The Single Story

Chimamanda Ngozi Adichie is a Nigerian writer of novels, short stories and nonfiction.  The “single story” is a term she coined in reference to the generalizations and stereotypes that we make in regards to cultural, racial, gender, creed, etc. identity.  I cannot say this in any better way than she does in this Ted Talk.

Please make yourself a cup of tea, light a candle and sit for twenty minutes to learn from a fine teacher.

“The Danger of a Single Story” Ted Talk by Chimamanda Ngozi Adichie

 

Contemplation:
Consider the words of Chimamanda Ngozi Adichie as you go about your day, encountering others.  Gently notice those times when you classify someone according to first impressions or any other “single story” responses.  This is an exercise in self-observation.

Naming Your Ancestors (part one)

In a previous blog, I discussed having discretion when writing about family members especially if publication is the plan.  I also mentioned the value of doing your personal groundwork in order to lend credibility and depth to whatever you are writing.  And then, the disclaimer–don’t proceed with this if it is too tender of an area for you; and do have support in place (whether professional or a trusted friend). Depending on one’s family history, there are areas where we face challenges–sometimes we aren’t ready for this type of exploration.  Be self-wise in this regard. There is never force when we pursue our own growth.  Take small steps and lots of pauses and retreats when necessary.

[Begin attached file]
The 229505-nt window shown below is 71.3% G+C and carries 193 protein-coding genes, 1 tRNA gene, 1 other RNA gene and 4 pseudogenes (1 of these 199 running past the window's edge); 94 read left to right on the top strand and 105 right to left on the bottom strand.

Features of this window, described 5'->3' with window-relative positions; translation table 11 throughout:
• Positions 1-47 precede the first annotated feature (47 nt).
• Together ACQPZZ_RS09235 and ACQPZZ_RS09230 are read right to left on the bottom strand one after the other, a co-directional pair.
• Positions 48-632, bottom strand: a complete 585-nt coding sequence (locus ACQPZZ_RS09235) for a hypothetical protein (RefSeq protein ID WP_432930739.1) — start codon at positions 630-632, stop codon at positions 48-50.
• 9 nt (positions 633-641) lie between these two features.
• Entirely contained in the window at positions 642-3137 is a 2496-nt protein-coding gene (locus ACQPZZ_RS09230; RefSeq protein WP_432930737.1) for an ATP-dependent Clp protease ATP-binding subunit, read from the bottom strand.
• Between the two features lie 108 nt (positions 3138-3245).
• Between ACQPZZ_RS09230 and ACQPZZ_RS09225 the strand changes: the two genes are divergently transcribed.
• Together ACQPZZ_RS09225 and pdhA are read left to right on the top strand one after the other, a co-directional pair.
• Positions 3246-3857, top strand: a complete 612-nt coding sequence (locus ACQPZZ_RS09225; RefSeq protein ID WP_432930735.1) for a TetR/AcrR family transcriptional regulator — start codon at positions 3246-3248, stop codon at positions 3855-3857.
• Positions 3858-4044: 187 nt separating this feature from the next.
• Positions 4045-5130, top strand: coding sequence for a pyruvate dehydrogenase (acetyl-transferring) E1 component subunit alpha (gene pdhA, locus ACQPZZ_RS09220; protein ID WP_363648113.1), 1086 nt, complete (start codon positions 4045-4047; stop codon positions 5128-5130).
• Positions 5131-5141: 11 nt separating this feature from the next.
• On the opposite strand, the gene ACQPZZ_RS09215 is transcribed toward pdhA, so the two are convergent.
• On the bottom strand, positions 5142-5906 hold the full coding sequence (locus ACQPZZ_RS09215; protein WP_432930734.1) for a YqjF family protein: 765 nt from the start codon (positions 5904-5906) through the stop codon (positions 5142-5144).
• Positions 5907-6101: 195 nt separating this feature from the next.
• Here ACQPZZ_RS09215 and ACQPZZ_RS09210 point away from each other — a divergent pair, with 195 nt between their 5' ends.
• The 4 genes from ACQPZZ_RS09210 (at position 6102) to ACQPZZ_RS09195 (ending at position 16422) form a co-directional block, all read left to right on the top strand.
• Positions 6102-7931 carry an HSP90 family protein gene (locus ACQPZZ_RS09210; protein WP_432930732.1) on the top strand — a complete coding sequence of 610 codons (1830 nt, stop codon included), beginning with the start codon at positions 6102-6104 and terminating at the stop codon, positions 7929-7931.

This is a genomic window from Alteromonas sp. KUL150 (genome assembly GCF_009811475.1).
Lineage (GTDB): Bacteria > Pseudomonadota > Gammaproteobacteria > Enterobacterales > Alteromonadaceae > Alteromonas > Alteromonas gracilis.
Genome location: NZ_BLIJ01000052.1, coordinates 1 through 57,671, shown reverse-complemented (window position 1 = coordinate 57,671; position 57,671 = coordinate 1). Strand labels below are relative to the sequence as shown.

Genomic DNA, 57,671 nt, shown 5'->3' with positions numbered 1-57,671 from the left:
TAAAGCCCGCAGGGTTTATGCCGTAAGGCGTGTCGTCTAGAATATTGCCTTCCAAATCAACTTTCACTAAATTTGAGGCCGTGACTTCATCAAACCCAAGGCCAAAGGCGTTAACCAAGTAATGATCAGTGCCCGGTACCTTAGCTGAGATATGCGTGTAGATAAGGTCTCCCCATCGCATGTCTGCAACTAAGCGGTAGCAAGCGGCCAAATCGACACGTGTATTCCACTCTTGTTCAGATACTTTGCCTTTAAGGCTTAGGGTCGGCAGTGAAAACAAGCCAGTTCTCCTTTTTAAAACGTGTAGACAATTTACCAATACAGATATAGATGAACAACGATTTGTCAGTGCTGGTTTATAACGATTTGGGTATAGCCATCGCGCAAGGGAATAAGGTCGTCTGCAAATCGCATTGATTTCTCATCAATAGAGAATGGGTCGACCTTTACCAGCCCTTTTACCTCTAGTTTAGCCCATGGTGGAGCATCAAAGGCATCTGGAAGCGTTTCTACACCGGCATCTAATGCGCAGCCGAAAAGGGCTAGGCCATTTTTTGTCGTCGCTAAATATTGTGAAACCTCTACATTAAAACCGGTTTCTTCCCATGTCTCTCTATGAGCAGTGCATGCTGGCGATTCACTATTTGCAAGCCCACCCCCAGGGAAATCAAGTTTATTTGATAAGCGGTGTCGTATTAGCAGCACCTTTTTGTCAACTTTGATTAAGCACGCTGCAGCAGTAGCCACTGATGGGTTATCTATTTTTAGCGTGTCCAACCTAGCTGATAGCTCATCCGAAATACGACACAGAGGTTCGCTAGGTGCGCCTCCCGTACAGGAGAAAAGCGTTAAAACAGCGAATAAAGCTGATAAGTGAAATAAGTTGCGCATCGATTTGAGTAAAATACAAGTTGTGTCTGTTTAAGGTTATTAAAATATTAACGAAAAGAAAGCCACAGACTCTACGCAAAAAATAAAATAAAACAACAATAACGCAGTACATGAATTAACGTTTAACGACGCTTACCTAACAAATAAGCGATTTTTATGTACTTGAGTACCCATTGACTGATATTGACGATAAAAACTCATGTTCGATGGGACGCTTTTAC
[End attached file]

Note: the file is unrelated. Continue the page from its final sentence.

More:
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Following is an exercise I’ve borrowed from Barbara G. Walker’s book entitled, Women’s Rituals.   I’ve used this exercise in a creative writing workshop and found it to be deeply grounding.  It is called NAMING. Conducting this exercise outdoors in nature would be conducive, though not necessary, to this experience.

Depending on if you are female or male, follow the lineage of your same sex ancestors to create a list of names.

Women:  List the first names of your mother and your sister(s); going back as far as you remember, list the first names only of your mother’s lineage–grandmother, great- grandmother, your aunts–grand and great aunts.

When you have finished with this list, do the same with your father’s side starting with his mother, your paternal aunts,  great grandmother and go back as far as you know.

Next list any elder women who influenced you, besides your named relatives, when you were growing up.  This could be teachers, friends of your family, soccer coaches, Girl Scout leaders, whomever.  Be as thorough as you can in your listing.

Finally, were there any historical women, public figures or even actresses whom you particularly admired as a girl or young woman.  List their first names also.

Men:  Using the same listing technique, begin with your father’s lineage and write down the first names of the males in that lineage.  Your father’s first name, your brother(s); your grandfather, great-grandfather, great or grand uncles going back as far as you remember.

Then list the first names of the males in your mother’s lineage, as far back as you can remember.